1. Those whom God effectually calleth, he also freely justifieth, not by infusing righteousness into them, but by pardoning their sins, and by accounting and accepting their persons as righteous; not for anything wrought in them, or done by them, but for Christ’s sake alone; not by imputing faith itself, the act of believing, or any other evangelical obedience to them, as their righteousness; but by imputing Christ’s active obedience unto the whole law, and passive obedience in his death for their whole and sole righteousness by faith, which faith they have not of themselves; it is the gift of God.
(Rom. 3:24, 8:30; Rom. 4:5-8; Eph. 1:7; 1 Cor. 1:30, 31; Rom. 5:17-19; Phil. 3:8, 9; Eph. 2:8-10; John 1:12; Rom. 5:17)
2. Faith thus receiving and resting on Christ and his righteousness, is the alone instrument of justification; yet it is not alone in the person justified, but is ever accompanied with all other saving graces, and is no dead faith, but worketh by love.
(Rom. 3:28; Gal. 5:6; James 2:17, 22, 26)
3. Christ, by his obedience and death, did fully discharge the debt of all those that are justified; and did, by the sacrifice of himself in the blood of his cross, undergoing in their stead the penalty due unto them, make a proper, real, and full satisfaction to God’s justice in their behalf; yet, inasmuch as he was given by the Father for them, and his obedience and satisfaction accepted in their stead, and both freely, not for anything in them, their justification is only of free grace, that both the exact justice and rich grace of God might be glorified in the justification of sinners.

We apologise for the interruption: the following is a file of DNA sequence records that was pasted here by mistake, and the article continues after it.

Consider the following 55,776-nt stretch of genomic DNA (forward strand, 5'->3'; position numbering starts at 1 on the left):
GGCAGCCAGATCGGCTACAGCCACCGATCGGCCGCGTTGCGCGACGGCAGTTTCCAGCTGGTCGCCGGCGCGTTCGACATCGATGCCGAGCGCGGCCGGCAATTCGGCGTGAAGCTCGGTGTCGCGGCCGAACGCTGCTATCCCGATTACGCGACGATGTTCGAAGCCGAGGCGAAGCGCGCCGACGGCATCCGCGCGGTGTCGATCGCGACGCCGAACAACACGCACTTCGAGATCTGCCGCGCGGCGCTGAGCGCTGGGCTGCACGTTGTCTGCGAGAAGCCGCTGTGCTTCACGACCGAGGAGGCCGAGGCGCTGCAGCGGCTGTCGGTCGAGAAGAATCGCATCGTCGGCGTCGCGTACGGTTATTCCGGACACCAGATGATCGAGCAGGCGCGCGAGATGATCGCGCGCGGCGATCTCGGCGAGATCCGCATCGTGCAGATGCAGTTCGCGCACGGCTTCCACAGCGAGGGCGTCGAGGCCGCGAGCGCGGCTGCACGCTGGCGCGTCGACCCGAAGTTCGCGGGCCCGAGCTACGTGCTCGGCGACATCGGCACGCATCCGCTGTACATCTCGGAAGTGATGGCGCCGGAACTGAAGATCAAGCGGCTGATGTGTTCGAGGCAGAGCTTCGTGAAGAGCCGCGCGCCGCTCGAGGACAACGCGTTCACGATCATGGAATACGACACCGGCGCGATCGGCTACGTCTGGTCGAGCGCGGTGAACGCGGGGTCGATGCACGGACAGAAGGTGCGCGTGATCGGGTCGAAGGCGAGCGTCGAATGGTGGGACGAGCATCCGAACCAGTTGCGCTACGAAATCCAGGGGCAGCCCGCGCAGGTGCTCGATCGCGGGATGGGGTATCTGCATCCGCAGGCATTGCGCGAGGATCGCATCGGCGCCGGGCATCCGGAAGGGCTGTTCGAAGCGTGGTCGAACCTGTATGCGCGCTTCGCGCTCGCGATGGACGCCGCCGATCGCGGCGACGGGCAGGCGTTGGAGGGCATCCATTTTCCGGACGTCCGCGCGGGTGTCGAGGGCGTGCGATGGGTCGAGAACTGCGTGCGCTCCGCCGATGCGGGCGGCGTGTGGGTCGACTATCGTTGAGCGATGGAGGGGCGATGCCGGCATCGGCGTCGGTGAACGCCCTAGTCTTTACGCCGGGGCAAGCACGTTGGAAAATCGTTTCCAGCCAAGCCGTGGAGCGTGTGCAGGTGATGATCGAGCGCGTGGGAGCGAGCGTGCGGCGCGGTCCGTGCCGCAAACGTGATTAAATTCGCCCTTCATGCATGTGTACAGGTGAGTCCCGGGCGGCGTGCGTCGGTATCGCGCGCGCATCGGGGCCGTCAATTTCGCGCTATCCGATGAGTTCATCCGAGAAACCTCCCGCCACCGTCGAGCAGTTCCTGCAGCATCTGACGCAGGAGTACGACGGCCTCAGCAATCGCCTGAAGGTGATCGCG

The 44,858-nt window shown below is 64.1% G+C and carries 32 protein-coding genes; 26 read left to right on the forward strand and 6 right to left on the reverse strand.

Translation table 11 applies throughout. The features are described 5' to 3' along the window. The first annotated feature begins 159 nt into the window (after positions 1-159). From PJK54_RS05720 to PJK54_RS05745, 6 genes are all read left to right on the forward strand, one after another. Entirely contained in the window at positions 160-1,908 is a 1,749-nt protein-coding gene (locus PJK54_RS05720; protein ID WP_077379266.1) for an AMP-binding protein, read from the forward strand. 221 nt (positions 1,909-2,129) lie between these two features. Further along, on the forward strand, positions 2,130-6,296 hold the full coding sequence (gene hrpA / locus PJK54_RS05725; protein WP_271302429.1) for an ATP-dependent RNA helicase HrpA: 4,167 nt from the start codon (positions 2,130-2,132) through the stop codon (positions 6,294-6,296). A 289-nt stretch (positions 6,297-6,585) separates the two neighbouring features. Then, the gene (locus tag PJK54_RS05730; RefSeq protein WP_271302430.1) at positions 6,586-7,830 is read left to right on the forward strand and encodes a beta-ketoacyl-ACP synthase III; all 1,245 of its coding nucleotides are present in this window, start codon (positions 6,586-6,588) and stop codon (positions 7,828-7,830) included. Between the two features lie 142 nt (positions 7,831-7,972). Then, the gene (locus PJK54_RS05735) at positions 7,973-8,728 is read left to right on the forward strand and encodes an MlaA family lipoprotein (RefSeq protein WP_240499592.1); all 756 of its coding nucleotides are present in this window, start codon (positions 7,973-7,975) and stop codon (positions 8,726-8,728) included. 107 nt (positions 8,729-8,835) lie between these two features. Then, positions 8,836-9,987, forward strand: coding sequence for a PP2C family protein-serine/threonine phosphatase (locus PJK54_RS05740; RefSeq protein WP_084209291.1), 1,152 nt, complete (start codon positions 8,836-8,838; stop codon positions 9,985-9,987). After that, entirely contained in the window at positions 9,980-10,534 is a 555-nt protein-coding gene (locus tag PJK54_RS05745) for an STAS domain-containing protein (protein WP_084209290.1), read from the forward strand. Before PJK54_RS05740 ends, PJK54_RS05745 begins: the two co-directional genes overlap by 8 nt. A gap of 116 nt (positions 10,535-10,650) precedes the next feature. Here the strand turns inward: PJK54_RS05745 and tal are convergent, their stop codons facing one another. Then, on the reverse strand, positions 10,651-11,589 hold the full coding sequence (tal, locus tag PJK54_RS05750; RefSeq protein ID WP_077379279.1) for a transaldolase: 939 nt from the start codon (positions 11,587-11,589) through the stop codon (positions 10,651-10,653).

(Heb. 10:14; 1 Pet. 1:18, 19; Isa. 53:5, 6; Rom. 8:32; 2 Cor. 5:21; Rom. 3:26; Eph. 1:6, 7, 2:7)
4. God did from all eternity decree to justify all the elect, and Christ did in the fullness of time die for their sins, and rise again for their justification; nevertheless, they are not justified personally, until the Holy Spirit doth in time due actually apply Christ unto them.
(Gal. 3:8; 1 Pet. 1:2; 1 Tim. 2:6; Rom. 4:25; Col. 1:21, 22; Tit. 3:4-7)
5. God doth continue to forgive the sins of those that are justified, and although they can never fall from the state of justification, yet they may, by their sins, fall under God’s fatherly displeasure; and in that condition they have not usually the light of his countenance restored unto them, until they humble themselves, confess their sins, beg pardon, and renew their faith and repentance.
(Matt. 6:12; 1 John 1:7, 9; John 10:28; Ps. 89:31-33; Ps. 32:5; Ps. 51; Matt. 26:75)
6. The justification of believers under the Old Testament was, in all these respects, one and the same with the justification of believers under the New Testament.
(Gal. 3:9; Rom. 4:22-24)